Fantasmagorie (1908) Director: Émile Cohl
Produced by the Gaumont Company in France, Fantasmagorie is a stream-of-consciousness silent cartoon that uses innovative new stop-motion cinematography (which was first pioneered in America). The title of the film is a nod to the fantasmograph, a 19th century device which predated modern movie-making. I was interested to learn that Émile Cohl actually drew the objects seen in the film on hundreds of white backgrounds, and then flipped the colors to negative.
Fantasmagorie is a unique, hand-drawn, absurdist cartoon –it is often regarded as the first animated film. It consists of one stick-figure clown who encounters various odd situations. Objects randomly transform into various other things, such as a glass bottle morphing into an elephant and so on. Several times, Mr. Cohl’s hands appear to change the cartoon as we break the fourth wall. This is a brilliant albeit wandering little cartoon experimentation which anticipates the rise of Disney and other great animators.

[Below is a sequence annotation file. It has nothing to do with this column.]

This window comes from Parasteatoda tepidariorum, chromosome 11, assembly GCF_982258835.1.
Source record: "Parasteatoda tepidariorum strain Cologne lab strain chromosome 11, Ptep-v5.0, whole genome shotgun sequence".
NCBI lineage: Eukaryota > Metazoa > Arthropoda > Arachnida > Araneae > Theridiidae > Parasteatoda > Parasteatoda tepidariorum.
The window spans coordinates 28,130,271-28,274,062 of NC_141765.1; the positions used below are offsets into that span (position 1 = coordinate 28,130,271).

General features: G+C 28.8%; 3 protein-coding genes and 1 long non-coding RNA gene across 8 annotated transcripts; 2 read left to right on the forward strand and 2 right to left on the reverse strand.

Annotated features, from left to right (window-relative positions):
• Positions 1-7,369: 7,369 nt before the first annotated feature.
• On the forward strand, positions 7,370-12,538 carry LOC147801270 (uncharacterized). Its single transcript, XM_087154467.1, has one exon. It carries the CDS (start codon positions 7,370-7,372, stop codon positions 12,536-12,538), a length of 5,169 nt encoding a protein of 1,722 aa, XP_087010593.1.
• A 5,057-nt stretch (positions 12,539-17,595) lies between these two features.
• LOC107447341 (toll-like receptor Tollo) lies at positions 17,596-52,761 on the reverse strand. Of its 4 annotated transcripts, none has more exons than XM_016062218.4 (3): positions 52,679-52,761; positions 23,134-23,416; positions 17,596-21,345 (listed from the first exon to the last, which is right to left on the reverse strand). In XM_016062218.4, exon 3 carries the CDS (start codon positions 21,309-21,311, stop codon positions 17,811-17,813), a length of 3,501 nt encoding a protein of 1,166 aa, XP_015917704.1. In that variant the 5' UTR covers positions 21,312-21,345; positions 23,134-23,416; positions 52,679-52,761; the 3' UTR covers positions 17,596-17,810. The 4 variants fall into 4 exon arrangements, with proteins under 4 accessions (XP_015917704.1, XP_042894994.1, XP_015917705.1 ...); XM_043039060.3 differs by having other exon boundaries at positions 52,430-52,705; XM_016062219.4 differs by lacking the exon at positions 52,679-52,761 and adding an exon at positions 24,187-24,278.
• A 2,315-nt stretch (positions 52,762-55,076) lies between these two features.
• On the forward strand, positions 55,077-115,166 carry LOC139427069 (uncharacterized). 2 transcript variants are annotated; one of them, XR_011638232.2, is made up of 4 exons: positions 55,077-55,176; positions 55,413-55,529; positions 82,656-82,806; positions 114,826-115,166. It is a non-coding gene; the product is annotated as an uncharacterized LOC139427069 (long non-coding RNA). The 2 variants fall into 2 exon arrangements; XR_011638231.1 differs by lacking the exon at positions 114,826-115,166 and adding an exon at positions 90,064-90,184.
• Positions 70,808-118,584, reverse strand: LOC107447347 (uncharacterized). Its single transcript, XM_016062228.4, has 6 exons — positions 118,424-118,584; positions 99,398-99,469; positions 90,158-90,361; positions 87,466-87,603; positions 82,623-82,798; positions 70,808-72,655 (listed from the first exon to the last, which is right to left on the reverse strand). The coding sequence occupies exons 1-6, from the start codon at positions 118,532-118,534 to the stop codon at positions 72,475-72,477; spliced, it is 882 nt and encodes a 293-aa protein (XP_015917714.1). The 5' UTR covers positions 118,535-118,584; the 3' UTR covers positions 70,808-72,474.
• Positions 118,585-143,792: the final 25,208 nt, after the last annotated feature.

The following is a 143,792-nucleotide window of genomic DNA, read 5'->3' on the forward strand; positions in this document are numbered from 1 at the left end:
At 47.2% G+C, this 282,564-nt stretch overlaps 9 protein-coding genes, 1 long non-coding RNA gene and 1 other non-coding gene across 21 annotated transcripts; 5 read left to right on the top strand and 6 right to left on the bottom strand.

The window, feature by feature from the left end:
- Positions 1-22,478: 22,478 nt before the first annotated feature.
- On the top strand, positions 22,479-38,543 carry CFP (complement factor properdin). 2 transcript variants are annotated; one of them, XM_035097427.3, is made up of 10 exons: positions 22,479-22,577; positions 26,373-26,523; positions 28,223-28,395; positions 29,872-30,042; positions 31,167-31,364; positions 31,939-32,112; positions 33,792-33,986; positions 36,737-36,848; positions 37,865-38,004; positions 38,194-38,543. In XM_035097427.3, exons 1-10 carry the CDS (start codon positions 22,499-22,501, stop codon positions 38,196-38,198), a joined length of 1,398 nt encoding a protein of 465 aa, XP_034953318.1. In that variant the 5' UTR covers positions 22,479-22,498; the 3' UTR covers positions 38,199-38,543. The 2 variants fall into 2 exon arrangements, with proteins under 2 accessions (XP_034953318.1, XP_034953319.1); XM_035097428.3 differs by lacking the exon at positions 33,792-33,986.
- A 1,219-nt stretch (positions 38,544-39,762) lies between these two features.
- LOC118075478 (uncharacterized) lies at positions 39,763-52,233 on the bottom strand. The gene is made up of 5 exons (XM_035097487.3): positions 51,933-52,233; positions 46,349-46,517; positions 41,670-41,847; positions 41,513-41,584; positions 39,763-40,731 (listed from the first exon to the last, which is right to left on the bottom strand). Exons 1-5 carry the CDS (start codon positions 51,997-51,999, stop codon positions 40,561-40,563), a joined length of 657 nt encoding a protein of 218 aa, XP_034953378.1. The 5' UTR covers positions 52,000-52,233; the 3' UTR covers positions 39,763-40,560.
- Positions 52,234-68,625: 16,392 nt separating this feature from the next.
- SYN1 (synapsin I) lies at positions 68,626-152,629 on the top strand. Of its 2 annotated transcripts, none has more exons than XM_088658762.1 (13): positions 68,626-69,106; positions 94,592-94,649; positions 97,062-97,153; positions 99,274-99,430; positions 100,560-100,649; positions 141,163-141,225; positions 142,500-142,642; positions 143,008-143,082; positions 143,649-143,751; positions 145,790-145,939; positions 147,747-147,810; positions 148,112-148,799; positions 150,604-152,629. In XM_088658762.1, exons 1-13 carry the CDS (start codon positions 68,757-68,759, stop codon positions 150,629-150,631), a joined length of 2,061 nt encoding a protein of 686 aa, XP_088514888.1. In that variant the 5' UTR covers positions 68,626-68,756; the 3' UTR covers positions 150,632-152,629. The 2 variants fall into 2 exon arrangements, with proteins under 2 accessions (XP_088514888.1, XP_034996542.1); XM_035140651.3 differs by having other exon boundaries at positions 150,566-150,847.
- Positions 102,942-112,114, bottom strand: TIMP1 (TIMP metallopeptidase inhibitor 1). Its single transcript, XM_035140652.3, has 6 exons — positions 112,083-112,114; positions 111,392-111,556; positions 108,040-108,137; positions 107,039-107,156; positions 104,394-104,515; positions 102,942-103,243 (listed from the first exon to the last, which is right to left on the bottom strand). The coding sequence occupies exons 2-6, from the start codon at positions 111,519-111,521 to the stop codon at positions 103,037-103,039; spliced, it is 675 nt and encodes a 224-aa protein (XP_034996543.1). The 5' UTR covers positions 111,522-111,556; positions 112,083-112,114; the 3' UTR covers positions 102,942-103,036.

Émile Cohl (1857-1938) produced a wide variety of films as part of the “Incoherent Movement,” an early and short-lived French movement that predated the latter avant-garde movement. His greatest film Fantasmagorie is a top example of early animation. It is now freely available to watch online as it has entered the public domain.